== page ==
“That hasn’t to be the most beautiful safety curtain I’ve ever seen,” said Nicki. I looked over, surprised that we had moved on from pie.

Turned out we hadn’t.

The safety curtain was patterned with the intricate weavings in and out of the lattice-topped cherry pie.

“And look at the pie cases!” she continued.

Two glasses cases, positioned either side of the stage and running the full height - stuffed with a rotating display of pies.

I hadn’t even noticed them until she’d pointed them out.

Now I couldn’t stop staring at them.

All that pie.

My stomach grumbled. I really needed pie. 

A need that only intensified watching Katherine McPhee scatter flour, cream butter, roll pastry, all the while singing about pie.

As soon as the house lights rose for the interval I was up and out of my seat. 

"Pie?" I asked Kate and Nicki. 

I didn't wait for their response. I was already fighting my way out of the row, leaving a trail of trodden toes in my wake. 

Out in the grand circle landing there was no sign of pie.  

The merch desk only served a selection of non edible flavours. 

They had to be at the bar. 

Up the steps, through the crowd, and there, in a refrigerated case was... heaven in a mason jar. 


I got myself in the queue, and waited. And waited.

Eventually Nicki and Kate caught up with me. The lure of pie too strong for even them to resist.  

The fridge opened and closed as orders were placed. The pies leaving to start their new, better, if somewhat shorter, lives. 

There was only two left on the top shelf. 

Oh no. It was imperative that I try all the flavours. How could I ever hold my head up high as a serious theatre blogger if I did not sample each and every one of the pie variations on offer? 

One of the people working behind the bar was making her way down to the fridge.

I held my breath, sending up a quick prayer to the theatre gods. 

A barman called us forward. 

"One of each of the pies please." 

The fridge opened. Two hands went in, reaching for the top shelf.

"Oh, did you want too?" said our barman .

 "No, just the one," came the reply.

I breathed again.

"All the flavours was it?" 

I nodded. "Yes please!" I willed him on. We had secured one flavour, but there was still two to go. 

"Don't you want to know what the flavours are?" he asked, seemingly unconcerned by how precarious this situation was. 

"It really doesn't matter." I was going to eat them all anyway.  

But he was not to be put off. We were going to hear about the flavours whether we wanted to or not. 

"This one's Chocolate Salted Caramel," he said, taking one from the bottom row.  "This," he said moving into the second, "is Banoffee. And this is Apple Crumble."

"Great, great, great," I said, already reaching for my purse. 

"That's £18, please."

Eighteen pounds. Eighteen pounds. EiGhtEen pOundS!?!

I knew they were six pounds each, but eighteen pounds sounded like a staggering amount of money to spend on pie.

But I stuck my card in the machine and paid. Of course I did.

Three pies. Three theatre goers. And a small corner of the bar.  

We each grabbed a spoon, ready to tuck in.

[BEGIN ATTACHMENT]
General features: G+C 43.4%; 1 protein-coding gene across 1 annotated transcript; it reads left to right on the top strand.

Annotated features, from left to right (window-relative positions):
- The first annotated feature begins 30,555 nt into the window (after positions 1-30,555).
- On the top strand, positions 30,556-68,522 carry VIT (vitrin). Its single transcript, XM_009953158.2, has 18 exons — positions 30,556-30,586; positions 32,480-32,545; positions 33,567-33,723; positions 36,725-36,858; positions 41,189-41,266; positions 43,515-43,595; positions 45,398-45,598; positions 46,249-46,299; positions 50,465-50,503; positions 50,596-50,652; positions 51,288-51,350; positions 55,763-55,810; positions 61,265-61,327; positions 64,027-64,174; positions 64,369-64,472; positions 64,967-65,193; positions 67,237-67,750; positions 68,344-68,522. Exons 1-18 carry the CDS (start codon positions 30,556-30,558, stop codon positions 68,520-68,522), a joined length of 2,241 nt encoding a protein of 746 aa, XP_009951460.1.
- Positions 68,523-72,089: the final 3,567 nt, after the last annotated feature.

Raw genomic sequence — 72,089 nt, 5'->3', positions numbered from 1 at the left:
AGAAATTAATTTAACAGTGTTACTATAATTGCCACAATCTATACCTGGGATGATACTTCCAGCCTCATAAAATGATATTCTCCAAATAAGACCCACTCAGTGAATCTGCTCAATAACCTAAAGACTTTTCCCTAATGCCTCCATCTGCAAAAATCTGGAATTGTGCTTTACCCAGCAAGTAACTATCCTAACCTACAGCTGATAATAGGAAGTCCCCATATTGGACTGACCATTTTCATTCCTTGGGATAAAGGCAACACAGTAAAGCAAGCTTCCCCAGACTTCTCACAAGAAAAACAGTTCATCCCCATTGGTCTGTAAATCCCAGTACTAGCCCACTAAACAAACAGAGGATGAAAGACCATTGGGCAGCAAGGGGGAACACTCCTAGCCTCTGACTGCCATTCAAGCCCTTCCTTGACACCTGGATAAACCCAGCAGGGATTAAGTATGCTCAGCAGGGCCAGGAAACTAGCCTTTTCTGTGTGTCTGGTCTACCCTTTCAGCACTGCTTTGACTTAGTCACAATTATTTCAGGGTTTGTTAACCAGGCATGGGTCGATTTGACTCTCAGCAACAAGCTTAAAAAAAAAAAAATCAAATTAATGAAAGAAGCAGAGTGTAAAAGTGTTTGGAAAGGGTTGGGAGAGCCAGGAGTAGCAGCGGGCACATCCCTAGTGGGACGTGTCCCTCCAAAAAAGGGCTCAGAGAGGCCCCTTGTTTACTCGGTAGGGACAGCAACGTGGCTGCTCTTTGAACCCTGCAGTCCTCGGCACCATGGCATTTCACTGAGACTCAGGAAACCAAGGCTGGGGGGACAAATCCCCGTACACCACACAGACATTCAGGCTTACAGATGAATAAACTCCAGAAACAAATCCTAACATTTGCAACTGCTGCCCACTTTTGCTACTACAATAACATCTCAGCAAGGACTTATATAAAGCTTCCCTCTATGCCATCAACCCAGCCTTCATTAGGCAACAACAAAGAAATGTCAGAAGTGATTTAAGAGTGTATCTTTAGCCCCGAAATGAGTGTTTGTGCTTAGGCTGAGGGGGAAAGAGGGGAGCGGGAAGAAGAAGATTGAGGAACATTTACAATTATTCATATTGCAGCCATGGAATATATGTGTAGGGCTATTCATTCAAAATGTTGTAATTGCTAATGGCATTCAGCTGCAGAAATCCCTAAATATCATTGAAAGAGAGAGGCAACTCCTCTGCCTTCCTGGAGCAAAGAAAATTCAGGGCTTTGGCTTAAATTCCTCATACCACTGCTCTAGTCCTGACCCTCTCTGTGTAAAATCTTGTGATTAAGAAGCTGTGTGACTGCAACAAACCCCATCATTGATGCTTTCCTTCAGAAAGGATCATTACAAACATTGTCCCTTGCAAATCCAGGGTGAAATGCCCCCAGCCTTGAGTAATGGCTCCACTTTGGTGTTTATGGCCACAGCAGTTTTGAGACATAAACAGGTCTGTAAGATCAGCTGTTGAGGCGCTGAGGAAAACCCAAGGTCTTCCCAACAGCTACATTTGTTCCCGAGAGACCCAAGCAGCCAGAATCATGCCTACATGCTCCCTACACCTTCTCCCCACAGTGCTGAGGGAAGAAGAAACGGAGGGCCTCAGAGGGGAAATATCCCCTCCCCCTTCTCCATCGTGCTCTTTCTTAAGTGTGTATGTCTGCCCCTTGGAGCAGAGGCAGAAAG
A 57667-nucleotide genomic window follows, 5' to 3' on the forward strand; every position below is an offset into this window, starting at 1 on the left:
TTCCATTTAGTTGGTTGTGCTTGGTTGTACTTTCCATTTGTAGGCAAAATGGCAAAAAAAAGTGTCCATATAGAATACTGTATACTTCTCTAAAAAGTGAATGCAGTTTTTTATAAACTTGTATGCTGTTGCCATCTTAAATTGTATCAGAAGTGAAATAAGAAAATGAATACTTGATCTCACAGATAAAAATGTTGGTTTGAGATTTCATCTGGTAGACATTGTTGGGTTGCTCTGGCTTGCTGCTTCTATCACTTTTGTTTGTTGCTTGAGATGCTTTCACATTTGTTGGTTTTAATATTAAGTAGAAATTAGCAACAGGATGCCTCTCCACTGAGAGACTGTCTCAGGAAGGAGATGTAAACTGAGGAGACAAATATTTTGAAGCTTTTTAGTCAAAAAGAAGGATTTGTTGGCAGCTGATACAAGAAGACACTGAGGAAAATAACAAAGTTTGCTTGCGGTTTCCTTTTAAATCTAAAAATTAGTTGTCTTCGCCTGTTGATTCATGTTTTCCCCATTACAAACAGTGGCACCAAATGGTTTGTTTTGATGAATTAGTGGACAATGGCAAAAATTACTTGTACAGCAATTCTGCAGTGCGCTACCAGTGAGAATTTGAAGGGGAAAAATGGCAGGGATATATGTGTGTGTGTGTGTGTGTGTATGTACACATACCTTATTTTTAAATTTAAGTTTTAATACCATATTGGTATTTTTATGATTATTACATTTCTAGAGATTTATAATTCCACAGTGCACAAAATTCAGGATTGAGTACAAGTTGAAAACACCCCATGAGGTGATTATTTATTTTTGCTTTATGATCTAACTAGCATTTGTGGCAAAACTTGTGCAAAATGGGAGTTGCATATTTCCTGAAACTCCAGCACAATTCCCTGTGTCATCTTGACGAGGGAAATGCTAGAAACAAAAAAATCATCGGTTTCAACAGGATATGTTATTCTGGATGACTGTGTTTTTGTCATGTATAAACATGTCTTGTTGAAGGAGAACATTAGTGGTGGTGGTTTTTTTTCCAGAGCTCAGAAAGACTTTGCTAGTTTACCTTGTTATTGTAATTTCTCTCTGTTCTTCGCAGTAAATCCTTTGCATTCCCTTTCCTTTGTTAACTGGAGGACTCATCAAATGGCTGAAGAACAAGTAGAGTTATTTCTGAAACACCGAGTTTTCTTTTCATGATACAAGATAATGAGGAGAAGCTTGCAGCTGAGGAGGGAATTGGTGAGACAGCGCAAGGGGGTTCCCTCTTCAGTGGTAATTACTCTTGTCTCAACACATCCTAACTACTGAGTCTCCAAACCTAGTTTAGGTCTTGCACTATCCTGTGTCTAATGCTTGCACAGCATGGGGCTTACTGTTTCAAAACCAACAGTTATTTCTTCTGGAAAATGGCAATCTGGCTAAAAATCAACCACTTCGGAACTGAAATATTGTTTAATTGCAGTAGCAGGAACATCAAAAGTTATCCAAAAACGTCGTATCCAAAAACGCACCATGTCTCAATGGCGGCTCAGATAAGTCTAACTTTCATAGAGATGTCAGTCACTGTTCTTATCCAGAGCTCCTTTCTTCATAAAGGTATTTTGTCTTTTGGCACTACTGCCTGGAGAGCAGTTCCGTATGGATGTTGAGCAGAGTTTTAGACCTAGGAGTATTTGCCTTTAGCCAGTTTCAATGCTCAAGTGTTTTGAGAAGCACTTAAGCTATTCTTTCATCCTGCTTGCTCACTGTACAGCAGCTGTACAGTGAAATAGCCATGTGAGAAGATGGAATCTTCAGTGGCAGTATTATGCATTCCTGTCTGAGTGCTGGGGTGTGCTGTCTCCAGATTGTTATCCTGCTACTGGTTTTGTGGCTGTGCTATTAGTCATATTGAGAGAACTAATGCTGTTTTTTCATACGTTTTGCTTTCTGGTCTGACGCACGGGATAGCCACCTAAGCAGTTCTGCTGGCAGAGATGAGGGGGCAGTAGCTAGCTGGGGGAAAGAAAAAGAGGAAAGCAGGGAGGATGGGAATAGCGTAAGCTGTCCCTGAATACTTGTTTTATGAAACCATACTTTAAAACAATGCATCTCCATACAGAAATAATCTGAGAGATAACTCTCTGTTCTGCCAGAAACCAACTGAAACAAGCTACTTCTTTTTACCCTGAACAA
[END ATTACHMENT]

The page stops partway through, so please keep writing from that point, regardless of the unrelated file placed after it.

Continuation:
"Shit, wait! I need to take photos!"  

My phone chose that moment to switch itself off.  

It gets its poor timing from its Mama.  

Nicki stepped in and let me borrow hers. 

Anything to hurry matters up so that we could get to the pie. 


I started with the Chocolate Salted Caramel (properly called a turtle pie, according to Nicki). Teeth rottingly sweet. I took another spoonful just to double check, digging in deeper this time to get to the dense biscuit base layer. Wooden spoons are not the best tools for such an excavation. I'd recommend a jackhammer.

Next up, Apple Crumble. No base layer on this one. Underneath the crumble topping it was pure chunky apple slop all the way down. 

Last up, the Banoffee. Topped with whipped cream. Not quite the dairy extravaganza promised by the Instagram post, but the neat dollop sufficed.

"That's the winner," I confidently announced. 

Nicki didn't agree. She doesn't like Banoffee. 

"The apple pie's my favourite." 

She took it home with her. Someone had to. Sticking three mason jars filled with leftover pie into my bag is not something I could ever admit to. Even to you. But two jars? Two jars is an acceptable level of leftover pie to be lugging around in your bag, I feel. 

One standing ovation later (not quite on the level of Come From Away if I being honest, but... okay) and my teeth still tingling from all that caramel, I got out my phone to try and grab a photo of the set before we left.

"Focus, damn it," I ordered my phone. 

It didn't focus. 

But it was trying. 

I could hear an unhealthy whirring as it attempted to turn the blurry mess on the screen into anything approaching reality. The image flickered, but the clouds of colour failed to come together with any level of detail beyond a general haze.

“Max…” said Nicki as they both waited for me. “Do you want me to take some photos for you.”

Chastised, I put away my phone. “Yes please.”

And she did.

Of the set. And the staff dressed in waitress uniforms down in the foyer. And anything else I asked.

It was great.

So, if any theatre gods are listening - a personal photographer to follow me around on my marathon would be super.

As for Kate, she’s apparently reading the blog now - so remember to be polite and pretend to be normal while the nice lady’s here.